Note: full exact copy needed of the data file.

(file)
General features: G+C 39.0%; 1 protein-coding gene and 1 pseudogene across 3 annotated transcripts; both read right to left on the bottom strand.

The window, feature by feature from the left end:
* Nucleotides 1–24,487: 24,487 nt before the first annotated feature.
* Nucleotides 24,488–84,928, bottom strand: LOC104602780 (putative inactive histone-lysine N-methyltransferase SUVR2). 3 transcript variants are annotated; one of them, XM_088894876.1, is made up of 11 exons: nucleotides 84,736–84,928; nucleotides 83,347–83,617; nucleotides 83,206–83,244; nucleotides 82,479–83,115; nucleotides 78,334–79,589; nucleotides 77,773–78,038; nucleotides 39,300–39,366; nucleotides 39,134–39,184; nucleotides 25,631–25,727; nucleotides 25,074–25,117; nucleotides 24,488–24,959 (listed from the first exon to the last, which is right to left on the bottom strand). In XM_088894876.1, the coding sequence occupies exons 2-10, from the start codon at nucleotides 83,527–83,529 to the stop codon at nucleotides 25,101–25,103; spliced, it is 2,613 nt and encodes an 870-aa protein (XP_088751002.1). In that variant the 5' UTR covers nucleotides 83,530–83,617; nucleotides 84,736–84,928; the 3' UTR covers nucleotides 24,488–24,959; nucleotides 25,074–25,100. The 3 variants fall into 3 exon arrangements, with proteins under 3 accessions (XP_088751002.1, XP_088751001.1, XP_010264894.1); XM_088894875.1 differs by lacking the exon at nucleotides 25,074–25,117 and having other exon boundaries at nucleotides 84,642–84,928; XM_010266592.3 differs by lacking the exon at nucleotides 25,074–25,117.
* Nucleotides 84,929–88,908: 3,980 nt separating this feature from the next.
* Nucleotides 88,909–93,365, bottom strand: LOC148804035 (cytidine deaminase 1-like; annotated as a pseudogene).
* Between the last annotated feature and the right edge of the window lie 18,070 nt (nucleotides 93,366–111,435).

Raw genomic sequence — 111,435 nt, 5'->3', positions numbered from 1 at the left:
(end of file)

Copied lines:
General features: G+C 39.0%; 1 protein-coding gene and 1 pseudogene across 3 annotated transcripts; both read right to left on the bottom strand.

The window, feature by feature from the left end:
* Nucleotides 1–24,487: 24,487 nt before the first annotated feature.
* Nucleotides 24,488–84,928, bottom strand: LOC104602780 (putative inactive histone-lysine N-methyltransferase SUVR2). 3 transcript variants are annotated; one of them, XM_088894876.1, is made up of 11 exons: nucleotides 84,736–84,928; nucleotides 83,347–83,617; nucleotides 83,206–83,244; nucleotides 82,479–83,115; nucleotides 78,334–79,589; nucleotides 77,773–78,038; nucleotides 39,300–39,366; nucleotides 39,134–39,184; nucleotides 25,631–25,727; nucleotides 25,074–25,117; nucleotides 24,488–24,959 (listed from the first exon to the last, which is right to left on the bottom strand). In XM_088894876.1, the coding sequence occupies exons 2-10, from the start codon at nucleotides 83,527–83,529 to the stop codon at nucleotides 25,101–25,103; spliced, it is 2,613 nt and encodes an 870-aa protein (XP_088751002.1). In that variant the 5' UTR covers nucleotides 83,530–83,617; nucleotides 84,736–84,928; the 3' UTR covers nucleotides 24,488–24,959; nucleotides 25,074–25,100. The 3 variants fall into 3 exon arrangements, with proteins under 3 accessions (XP_088751002.1, XP_088751001.1, XP_010264894.1); XM_088894875.1 differs by lacking the exon at nucleotides 25,074–25,117 and having other exon boundaries at nucleotides 84,642–84,928; XM_010266592.3 differs by lacking the exon at nucleotides 25,074–25,117.
* Nucleotides 84,929–88,908: 3,980 nt separating this feature from the next.
* Nucleotides 88,909–93,365, bottom strand: LOC148804035 (cytidine deaminase 1-like; annotated as a pseudogene).
* Between the last annotated feature and the right edge of the window lie 18,070 nt (nucleotides 93,366–111,435).

Raw genomic sequence — 111,435 nt, 5'->3', positions numbered from 1 at the left: